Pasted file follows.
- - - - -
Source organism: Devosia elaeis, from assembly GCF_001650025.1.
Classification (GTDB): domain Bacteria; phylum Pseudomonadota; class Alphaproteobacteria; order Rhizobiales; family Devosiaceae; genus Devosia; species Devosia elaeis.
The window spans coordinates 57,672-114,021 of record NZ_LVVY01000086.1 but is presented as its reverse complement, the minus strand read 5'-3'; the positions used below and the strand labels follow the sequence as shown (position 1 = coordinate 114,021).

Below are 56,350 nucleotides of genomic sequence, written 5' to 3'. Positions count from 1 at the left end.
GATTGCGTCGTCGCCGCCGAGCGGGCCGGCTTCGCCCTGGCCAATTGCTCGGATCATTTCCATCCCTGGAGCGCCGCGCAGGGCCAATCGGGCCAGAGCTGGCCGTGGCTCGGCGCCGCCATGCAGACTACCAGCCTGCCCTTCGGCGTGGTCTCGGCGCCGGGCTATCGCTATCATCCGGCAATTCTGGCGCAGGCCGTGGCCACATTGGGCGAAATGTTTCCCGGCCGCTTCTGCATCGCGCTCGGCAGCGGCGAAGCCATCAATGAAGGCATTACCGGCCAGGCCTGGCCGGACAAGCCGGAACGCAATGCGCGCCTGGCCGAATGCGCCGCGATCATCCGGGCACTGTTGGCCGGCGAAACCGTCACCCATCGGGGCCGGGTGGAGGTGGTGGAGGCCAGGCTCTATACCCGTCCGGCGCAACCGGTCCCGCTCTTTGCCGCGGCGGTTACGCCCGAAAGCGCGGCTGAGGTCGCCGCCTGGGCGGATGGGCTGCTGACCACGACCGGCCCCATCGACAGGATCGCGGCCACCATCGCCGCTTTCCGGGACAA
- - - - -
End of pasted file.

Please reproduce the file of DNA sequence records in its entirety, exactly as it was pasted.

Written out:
Source organism: Devosia elaeis, from assembly GCF_001650025.1.
Classification (GTDB): domain Bacteria; phylum Pseudomonadota; class Alphaproteobacteria; order Rhizobiales; family Devosiaceae; genus Devosia; species Devosia elaeis.
The window spans coordinates 57,672-114,021 of record NZ_LVVY01000086.1 but is presented as its reverse complement, the minus strand read 5'-3'; the positions used below and the strand labels follow the sequence as shown (position 1 = coordinate 114,021).

Below are 56,350 nucleotides of genomic sequence, written 5' to 3'. Positions count from 1 at the left end.
GATTGCGTCGTCGCCGCCGAGCGGGCCGGCTTCGCCCTGGCCAATTGCTCGGATCATTTCCATCCCTGGAGCGCCGCGCAGGGCCAATCGGGCCAGAGCTGGCCGTGGCTCGGCGCCGCCATGCAGACTACCAGCCTGCCCTTCGGCGTGGTCTCGGCGCCGGGCTATCGCTATCATCCGGCAATTCTGGCGCAGGCCGTGGCCACATTGGGCGAAATGTTTCCCGGCCGCTTCTGCATCGCGCTCGGCAGCGGCGAAGCCATCAATGAAGGCATTACCGGCCAGGCCTGGCCGGACAAGCCGGAACGCAATGCGCGCCTGGCCGAATGCGCCGCGATCATCCGGGCACTGTTGGCCGGCGAAACCGTCACCCATCGGGGCCGGGTGGAGGTGGTGGAGGCCAGGCTCTATACCCGTCCGGCGCAACCGGTCCCGCTCTTTGCCGCGGCGGTTACGCCCGAAAGCGCGGCTGAGGTCGCCGCCTGGGCGGATGGGCTGCTGACCACGACCGGCCCCATCGACAGGATCGCGGCCACCATCGCCGCTTTCCGGGACAA